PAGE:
But when it comes to Israel as a target of anti-Semitism, the task of recruiting allies is significantly more challenging. I acknowledge that there is a fine line between harsh (even unjustified) criticism of Israeli policies and attacks on Israel that rise to the level of anti-Semitism. It’s not easy for Jews to define, either, and we often argue about it among ourselves. And it’s even more difficult for our non-Jewish friends to gauge. 

That said, this should not deter us from making the effort to clarify the distinction between criticism and rhetoric that delegitimizes Israel. The University of California Board of Regents wrestled with this issue in 2016, and unanimously adopted a policy statement which included the following excerpt: “[o]pposition to Zionism often is expressed in ways that are not simply statements of disagreement over politics and policy, but also assertions of prejudice and intolerance toward Jewish people and culture. Anti-Semitism, anti-Zionism and other forms of discrimination have no place at the University of California.” Maybe Rutgers should undertake a similar process. 

The New School in New York City didn’t help clarify the line between criticism of Israel and delegitimization when it sponsored last week’s discussion on anti-Semitism with Jewish Voice for Peace (JVP), an organization outside the Jewish mainstream, one that does not support the fundamental right of Israel to exist as a Jewish and democratic state. 

The current nature of American society serves as an additional barrier to securing the kind of allies we had during the Soviet Jewry days. 

“Sadly, we live in a day and age where the idea of common good is diminished” said Keith Krivitzky, CEO of The Jewish Federation in the Heart of New Jersey. “It’s all about my group’s wants or rights or interests. And while I’m a big fan of particularisms, there is a danger to advocating too much for yourself.”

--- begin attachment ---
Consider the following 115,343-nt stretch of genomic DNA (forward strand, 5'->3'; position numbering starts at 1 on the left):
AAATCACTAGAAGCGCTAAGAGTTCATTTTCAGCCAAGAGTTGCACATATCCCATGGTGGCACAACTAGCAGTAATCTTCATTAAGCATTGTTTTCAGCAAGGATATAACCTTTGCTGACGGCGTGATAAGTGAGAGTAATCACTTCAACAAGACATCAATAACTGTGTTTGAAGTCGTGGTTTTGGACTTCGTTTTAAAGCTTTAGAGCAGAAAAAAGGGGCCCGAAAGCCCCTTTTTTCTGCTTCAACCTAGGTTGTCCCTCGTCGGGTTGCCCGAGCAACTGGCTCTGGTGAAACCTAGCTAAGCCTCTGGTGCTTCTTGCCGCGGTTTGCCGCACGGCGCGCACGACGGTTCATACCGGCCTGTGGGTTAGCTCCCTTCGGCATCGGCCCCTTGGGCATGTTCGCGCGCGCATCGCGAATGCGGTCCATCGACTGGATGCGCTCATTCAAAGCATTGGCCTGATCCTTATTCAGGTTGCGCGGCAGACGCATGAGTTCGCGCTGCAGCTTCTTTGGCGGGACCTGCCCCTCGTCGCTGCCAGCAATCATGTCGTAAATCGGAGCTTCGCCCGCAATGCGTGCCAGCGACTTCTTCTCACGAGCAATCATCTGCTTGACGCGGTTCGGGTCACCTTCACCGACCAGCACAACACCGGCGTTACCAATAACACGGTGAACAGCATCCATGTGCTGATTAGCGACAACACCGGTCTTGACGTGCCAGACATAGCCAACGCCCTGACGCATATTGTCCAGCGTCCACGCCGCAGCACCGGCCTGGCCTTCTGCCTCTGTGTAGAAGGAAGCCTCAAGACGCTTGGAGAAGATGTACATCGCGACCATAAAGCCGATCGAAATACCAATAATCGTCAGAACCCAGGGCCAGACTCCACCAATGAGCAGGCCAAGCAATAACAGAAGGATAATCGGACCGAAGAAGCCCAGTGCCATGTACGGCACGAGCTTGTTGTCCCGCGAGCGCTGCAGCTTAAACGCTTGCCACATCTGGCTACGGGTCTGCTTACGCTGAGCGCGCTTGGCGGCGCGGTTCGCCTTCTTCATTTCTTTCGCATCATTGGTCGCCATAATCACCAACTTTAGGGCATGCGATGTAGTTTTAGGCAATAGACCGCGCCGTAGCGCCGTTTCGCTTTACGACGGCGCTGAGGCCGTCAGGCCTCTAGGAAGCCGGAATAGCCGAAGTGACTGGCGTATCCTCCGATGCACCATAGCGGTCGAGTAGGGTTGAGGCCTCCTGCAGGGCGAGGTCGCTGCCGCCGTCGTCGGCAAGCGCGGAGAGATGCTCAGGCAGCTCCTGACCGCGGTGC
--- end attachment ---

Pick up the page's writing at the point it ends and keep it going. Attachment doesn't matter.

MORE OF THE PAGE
On the other hand, anti-Israel groups like JVP and Students for Justice in Palestine (SJP) don’t seem to have difficulty forming alliances with progressive groups. The glue holding these coalitions together is the concept of intersectionality — a shared experience of discrimination and oppression. Most of the groups sought out by JVP and SJP tend to be on the far left; historically, the Jewish community’s sweet spot for building alliances has been on the political center and moderate left. That remains the case today, though there are signs of erosion in those alliances.  

Going back to Freedom Sunday’s anniversary, I am acutely aware that dealing with the Israel/Palestinian issue is far more complex than defending a persecuted Jewish minority against the “evil empire” (Pres. Reagan’s term) of the Soviet Union. 

Robert Lichtman, chief Jewish learning officer at the Jewish Federation of Greater MetroWest NJ and former staffer at the Greater New York Conference on Soviet Jewry, agreed that in some ways the Soviet Jewry cause and the controversy at Rutgers are analogous. He said it’s troubling that today’s outcry has largely been limited to Jewish groups.  

“If the only one crying that the sky is falling is the one upon whom the sky is falling, there is a problem,” Lichtman said. “Any observer with an eye to see and a heart to feel should be moved to act. …. That seems to be missing as Jewish students are bearing the brunt of campus activism in the face of hatred.”  

As Martin Luther King Jr. said, “When people criticize Zionists they mean Jews, you are talking anti-Semitism.” The challenge is to get our non-Jewish friends to understand this, so they will stand with us the way they did 30 years ago.